Thursday, May 18, 2006

Eggs, bread, coffee, and liturgical conversation










I had an interesting discussion with Mrs. Hollywood at the breakfast table today. We were discussing liturgical ceremony. Don't all married couples talk about such things over Gevalia coffee and homemade bread? [Mrs. Hollywood really outdid herself today, making a pineapple coconut bread that is just this side of divine...]

We've been to a lot of Lutheran worship services over the years. And many of our churches have abandoned the historic liturgy in favor of more culturally "relevant" methods of "doing church" - such as having rock music, big screens, dancing girls, etc. Worship is done in front of wheeled altars in gymnasia or multi-purpose rooms. It has become a culture of "anything goes" - all justified by the number of butts in the pews. The LCMS has increasingly become a synod of beancounters.

But even in traditional and liturgical Missouri Synod churches, ceremony is, as a rule, kept to a bare minimum. Very few of our churches use incense, for example. Few make use of processions before and after the service. Pastors who genuflect are a rarity (and laypeople who do, even more on the endandered species list). Pastors who do not chant are the rule rather than the exception.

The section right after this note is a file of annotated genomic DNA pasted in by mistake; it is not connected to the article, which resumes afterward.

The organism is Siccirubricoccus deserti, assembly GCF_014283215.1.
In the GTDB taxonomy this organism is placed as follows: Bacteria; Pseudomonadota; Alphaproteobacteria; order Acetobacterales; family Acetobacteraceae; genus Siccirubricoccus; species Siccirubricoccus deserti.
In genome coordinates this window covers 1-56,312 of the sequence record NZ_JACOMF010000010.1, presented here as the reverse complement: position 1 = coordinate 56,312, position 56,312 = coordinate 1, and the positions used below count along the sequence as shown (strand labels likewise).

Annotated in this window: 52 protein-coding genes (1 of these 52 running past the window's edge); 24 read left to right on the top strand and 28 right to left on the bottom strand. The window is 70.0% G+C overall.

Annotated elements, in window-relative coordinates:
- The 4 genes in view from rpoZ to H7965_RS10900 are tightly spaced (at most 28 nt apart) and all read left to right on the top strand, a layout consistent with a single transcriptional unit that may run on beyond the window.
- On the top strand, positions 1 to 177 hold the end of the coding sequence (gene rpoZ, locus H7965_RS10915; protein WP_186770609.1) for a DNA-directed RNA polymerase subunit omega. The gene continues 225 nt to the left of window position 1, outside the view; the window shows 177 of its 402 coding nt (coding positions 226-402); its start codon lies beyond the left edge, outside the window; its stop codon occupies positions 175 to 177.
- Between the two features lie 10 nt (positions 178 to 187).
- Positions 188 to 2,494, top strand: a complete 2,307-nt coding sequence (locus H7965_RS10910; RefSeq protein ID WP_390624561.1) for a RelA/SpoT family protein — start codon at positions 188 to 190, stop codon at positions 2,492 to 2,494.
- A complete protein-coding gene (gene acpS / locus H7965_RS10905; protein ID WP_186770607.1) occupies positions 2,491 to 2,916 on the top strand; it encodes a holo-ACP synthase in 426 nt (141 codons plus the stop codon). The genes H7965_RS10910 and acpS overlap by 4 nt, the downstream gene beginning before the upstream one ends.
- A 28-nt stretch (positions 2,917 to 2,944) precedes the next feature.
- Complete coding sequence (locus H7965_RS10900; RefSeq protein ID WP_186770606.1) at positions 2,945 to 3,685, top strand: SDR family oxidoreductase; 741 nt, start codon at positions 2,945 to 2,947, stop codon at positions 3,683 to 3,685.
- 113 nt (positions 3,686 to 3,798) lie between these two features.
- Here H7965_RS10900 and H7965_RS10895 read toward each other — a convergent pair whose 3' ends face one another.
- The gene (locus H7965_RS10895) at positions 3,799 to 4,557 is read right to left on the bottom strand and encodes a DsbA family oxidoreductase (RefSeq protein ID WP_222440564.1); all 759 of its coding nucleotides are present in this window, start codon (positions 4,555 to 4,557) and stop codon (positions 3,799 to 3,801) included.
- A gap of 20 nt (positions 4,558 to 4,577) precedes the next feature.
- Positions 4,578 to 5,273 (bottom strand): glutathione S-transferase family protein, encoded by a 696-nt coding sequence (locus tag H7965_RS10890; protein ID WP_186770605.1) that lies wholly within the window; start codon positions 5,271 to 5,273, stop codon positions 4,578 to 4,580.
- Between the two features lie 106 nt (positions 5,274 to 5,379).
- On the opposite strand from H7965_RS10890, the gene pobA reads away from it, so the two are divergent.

In short, most LCMS worship (even at its best) is rather bland and "unplugged." And we justify this Spartan atmosphere by appealing to evangelical liberty. Regarding our liturgical practice, we Lutherans often ask the question: "Is this mandated by Scripture, or not." If the answer is "not," we categorize the practice as "adiaphora" - a Greek word that means "indifferent." In other words, Jesus doesn't establish genuflecting and incense at the celebration of the Mass, so it's a matter of personal choice and taste. It is thus seen as unimportant, as some kind of add-on that is not worth fussing over. If it will cost money and make the service longer - fuhgetaboutit!

And God forbid that we look Catholic!

This way of thinking has led us to a kind of liturgical minimalism - "what is the very least I can get away with doing, and still get the benefit of God's promise?" becomes the resulting question. Our lazy, sinful flesh loves this question, because as every good Lutheran knows, salvation is by grace alone. There is nothing I have to do, so I will do nothing.

Hence as long as the bare-minimum bread and wine are used, with the bare-minimum Words of Institution, and as long as a bare-minimum eating and drinking happen, that's all we need. So, that's all we do. Hopefully, using disposable cups for convenience's sake, and running through it as quickly as possible so people can get home in time for the game.

What is missing in this matter is what is confessed. For the way we celebrate the Lord's Supper, and the way we distribute it, and the way we eat it all say something about what we believe. We can teach with our mouths all we want about what the catechism says, we can even memorize it word for word - but our theoretical beliefs are negated by our actions when we casually run through the consecration of the bread and wine with the same gestures and indifference as we click through all the channels on the remote. And all the high and pious words about the Real Presence aren't truly confessed if we approach the altar in the same way that we walk toward the garden shed to get the weedwacker.